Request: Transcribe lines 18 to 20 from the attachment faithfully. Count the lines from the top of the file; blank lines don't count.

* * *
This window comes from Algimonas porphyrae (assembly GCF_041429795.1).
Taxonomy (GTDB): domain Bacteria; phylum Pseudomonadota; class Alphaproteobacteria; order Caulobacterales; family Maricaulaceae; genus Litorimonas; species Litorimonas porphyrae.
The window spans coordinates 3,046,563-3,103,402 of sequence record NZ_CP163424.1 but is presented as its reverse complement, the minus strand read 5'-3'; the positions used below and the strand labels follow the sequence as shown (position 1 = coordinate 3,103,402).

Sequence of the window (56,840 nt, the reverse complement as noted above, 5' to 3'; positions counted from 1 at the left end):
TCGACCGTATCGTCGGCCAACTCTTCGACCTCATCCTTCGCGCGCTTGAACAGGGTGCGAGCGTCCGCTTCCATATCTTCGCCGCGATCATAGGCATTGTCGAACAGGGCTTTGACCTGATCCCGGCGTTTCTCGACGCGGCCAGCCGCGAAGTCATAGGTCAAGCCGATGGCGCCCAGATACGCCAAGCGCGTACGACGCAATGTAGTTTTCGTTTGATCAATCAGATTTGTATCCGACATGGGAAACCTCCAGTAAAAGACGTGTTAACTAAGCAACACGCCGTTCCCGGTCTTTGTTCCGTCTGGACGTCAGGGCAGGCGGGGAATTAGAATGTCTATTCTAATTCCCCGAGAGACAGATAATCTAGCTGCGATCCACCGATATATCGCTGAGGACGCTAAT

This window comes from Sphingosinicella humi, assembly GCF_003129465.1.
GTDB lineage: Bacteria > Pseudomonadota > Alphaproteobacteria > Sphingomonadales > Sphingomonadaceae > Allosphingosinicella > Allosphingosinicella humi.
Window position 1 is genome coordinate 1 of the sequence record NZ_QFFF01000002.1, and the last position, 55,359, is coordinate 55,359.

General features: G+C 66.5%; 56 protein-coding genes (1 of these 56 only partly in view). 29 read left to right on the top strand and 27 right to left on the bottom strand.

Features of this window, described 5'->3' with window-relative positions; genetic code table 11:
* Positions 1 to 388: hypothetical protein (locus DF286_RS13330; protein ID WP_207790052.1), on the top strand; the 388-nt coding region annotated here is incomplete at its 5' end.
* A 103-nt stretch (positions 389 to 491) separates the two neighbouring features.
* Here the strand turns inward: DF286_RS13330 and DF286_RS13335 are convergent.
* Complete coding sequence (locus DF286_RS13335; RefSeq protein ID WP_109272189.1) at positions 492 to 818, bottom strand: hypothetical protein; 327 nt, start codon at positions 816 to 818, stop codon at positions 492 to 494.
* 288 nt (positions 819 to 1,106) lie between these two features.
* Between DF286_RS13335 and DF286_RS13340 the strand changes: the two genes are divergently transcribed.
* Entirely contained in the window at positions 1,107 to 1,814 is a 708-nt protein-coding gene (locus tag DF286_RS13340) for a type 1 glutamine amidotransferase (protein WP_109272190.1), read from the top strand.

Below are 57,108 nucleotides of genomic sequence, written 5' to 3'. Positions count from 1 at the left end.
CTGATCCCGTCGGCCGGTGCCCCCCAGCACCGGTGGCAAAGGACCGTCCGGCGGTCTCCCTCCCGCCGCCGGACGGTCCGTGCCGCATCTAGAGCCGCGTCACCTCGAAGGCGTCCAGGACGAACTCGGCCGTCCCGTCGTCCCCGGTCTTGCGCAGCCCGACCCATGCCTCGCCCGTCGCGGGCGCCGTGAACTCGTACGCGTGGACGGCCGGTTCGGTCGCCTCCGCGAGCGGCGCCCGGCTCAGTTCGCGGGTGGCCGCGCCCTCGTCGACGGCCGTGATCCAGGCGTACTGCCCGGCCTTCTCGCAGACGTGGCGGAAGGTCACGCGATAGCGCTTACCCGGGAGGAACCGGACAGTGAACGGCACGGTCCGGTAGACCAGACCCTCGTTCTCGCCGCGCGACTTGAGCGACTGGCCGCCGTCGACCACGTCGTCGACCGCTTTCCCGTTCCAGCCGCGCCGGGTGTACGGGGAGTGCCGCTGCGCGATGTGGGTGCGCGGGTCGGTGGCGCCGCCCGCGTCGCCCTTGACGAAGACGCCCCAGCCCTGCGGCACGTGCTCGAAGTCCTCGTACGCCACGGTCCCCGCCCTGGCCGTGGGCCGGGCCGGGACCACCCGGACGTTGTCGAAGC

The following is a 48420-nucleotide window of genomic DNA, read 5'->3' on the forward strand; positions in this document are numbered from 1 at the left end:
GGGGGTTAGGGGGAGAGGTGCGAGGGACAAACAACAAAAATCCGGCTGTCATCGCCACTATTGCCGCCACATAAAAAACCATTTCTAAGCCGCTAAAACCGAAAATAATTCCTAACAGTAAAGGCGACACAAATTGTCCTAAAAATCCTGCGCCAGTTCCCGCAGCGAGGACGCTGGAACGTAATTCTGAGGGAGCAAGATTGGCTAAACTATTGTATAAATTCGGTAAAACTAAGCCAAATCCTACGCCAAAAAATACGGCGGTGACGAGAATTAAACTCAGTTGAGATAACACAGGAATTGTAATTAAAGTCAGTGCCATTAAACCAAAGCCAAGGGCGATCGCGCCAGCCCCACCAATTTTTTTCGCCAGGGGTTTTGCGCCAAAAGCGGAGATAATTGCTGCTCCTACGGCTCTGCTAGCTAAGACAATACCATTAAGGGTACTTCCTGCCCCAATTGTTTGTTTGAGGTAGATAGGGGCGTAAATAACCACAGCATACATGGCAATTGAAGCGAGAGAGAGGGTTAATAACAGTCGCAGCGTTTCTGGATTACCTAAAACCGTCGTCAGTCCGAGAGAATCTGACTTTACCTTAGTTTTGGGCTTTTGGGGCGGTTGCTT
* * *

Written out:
Below are 57,108 nucleotides of genomic sequence, written 5' to 3'. Positions count from 1 at the left end.
CTGATCCCGTCGGCCGGTGCCCCCCAGCACCGGTGGCAAAGGACCGTCCGGCGGTCTCCCTCCCGCCGCCGGACGGTCCGTGCCGCATCTAGAGCCGCGTCACCTCGAAGGCGTCCAGGACGAACTCGGCCGTCCCGTCGTCCCCGGTCTTGCGCAGCCCGACCCATGCCTCGCCCGTCGCGGGCGCCGTGAACTCGTACGCGTGGACGGCCGGTTCGGTCGCCTCCGCGAGCGGCGCCCGGCTCAGTTCGCGGGTGGCCGCGCCCTCGTCGACGGCCGTGATCCAGGCGTACTGCCCGGCCTTCTCGCAGACGTGGCGGAAGGTCACGCGATAGCGCTTACCCGGGAGGAACCGGACAGTGAACGGCACGGTCCGGTAGACCAGACCCTCGTTCTCGCCGCGCGACTTGAGCGACTGGCCGCCGTCGACCACGTCGTCGACCGCTTTCCCGTTCCAGCCGCGCCGGGTGTACGGGGAGTGCCGCTGCGCGATGTGGGTGCGCGGGTCGGTGGCGCCGCCCGCGTCGCCCTTGACGAAGACGCCCCAGCCCTGCGGCACGTGCTCGAAGTCCTCGTACGCCACGGTCCCCGCCCTGGCCGTGGGCCGGGCCGGGACCACCCGGACGTTGTCGAAGC

The following is a 48420-nucleotide window of genomic DNA, read 5'->3' on the forward strand; positions in this document are numbered from 1 at the left end: